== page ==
Your eyes are extraordinary. Making around 200,000 movements each day, they are able to distinguish around 10 million colours. But it’s your brain that actually does the 'seeing'. The eyes act only as a ‘central processor’, taking information, in the form of light waves, and transmitting it to the brain.
Comprising seven converging bones, the orbit helps to protect the eye from injury – forming a pyramid-shaped socket in which the eyeball rests.
Cushioned by a layer of protective fat, the eyeball is made up of three layers, with three chambers of watery fluid which provides nourishment and helps to keep the eyeball inflated.
Running from the back of the eyeball, the optic nerve transmits visual information to the brain, with other nerves in the eye sending messages about pain or helping to control movement.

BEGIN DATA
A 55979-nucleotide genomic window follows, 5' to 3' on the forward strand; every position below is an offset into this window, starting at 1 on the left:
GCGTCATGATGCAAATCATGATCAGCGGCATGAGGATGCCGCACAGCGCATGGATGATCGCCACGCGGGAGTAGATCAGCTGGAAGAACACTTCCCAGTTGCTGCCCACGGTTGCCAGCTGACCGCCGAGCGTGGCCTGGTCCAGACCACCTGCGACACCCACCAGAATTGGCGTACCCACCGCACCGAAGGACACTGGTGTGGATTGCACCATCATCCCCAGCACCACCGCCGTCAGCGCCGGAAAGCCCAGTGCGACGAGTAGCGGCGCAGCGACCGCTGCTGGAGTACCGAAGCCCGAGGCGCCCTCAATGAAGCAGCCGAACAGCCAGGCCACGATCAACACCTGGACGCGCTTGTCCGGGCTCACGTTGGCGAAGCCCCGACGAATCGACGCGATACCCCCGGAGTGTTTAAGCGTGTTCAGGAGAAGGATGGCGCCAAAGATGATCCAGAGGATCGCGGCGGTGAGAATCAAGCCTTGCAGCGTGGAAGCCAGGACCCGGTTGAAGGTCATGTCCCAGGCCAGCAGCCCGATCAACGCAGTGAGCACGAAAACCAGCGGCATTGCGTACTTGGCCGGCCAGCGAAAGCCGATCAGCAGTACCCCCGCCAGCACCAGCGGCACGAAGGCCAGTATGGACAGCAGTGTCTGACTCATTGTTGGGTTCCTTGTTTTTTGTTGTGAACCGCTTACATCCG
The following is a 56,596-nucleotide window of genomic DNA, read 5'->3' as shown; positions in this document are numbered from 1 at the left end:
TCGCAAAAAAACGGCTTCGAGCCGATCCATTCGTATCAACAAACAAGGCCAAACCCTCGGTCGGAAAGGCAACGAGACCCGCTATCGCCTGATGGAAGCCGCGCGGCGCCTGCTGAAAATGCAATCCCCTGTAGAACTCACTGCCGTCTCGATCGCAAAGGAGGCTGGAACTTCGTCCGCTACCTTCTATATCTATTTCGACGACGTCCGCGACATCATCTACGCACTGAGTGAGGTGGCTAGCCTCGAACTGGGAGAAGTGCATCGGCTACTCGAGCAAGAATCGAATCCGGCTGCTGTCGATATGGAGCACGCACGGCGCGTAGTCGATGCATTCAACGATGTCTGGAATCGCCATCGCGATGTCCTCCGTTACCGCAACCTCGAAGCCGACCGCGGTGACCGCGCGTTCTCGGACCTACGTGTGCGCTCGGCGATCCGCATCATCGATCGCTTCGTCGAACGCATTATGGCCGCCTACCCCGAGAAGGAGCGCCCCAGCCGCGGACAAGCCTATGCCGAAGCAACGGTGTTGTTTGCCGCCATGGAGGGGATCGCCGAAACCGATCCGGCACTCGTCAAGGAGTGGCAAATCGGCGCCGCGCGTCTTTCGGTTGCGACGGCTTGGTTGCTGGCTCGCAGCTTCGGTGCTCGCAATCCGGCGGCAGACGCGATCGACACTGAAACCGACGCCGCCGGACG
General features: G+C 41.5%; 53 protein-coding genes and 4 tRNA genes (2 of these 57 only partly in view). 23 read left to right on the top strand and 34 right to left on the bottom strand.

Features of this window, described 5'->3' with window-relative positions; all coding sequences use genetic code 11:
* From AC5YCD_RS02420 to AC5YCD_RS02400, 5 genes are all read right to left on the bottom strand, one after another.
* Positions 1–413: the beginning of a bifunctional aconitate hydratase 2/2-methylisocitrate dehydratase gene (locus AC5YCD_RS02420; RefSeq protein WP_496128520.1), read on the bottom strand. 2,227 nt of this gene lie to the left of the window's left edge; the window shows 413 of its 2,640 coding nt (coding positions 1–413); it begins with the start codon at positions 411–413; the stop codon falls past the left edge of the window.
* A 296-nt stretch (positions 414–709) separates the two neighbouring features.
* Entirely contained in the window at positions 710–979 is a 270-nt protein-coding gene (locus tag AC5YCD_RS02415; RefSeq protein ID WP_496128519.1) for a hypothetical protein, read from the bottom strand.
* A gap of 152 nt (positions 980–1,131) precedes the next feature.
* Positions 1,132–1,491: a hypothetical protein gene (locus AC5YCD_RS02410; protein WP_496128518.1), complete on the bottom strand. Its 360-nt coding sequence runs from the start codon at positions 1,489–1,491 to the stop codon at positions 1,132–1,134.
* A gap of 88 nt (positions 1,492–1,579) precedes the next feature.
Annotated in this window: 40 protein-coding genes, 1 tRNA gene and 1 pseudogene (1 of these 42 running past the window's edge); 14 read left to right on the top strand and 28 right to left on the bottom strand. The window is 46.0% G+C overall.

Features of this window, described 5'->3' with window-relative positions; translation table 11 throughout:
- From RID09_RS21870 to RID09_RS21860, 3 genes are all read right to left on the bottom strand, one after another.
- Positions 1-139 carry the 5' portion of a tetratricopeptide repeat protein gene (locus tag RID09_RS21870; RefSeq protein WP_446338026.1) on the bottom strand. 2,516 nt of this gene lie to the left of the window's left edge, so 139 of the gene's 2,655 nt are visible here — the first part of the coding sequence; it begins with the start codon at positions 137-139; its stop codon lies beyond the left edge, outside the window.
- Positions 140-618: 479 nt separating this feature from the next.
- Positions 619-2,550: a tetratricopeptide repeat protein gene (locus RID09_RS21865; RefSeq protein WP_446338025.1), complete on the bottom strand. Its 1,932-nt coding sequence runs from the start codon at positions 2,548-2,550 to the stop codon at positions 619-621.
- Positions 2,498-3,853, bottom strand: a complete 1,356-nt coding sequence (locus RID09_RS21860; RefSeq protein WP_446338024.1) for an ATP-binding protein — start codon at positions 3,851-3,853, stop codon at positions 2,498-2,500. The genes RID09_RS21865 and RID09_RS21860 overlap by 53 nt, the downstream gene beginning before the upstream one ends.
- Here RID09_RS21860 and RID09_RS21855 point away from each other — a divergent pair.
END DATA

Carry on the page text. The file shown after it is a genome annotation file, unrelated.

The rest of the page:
The cornea is the clear portion of the eye that covers the iris and the pupil. It takes up about one-sixth of the eye, with the rest being opaque.
The iris is the coloured ring of tissue that surrounds the pupil. Working in the same way as a camera aperture, the pupil controls the flow of light into the eye – closing in bright light and opening in the dark.
Sitting directly behind the iris, the lens focuses rays of light onto the retina, which, via photosensitive cells, converts light into electrical signals which are carried to the brain by the optic nerve.
Eyelids play a crucial role by protecting the surface of the eye from scratches, dust and foreign objects. They also help to lubricate the surface of the eye when we blink.
There are several tear glands in and around the eyelid, each with as many as 12 tear ducts. These keep the cornea moist, while protecting its delicate cells. Tears drain away via a small opening in the inner corner of the eyelid.
If you would like to find out more about the anatomy of the eye, go to the Moorfields Eye Hospital website:
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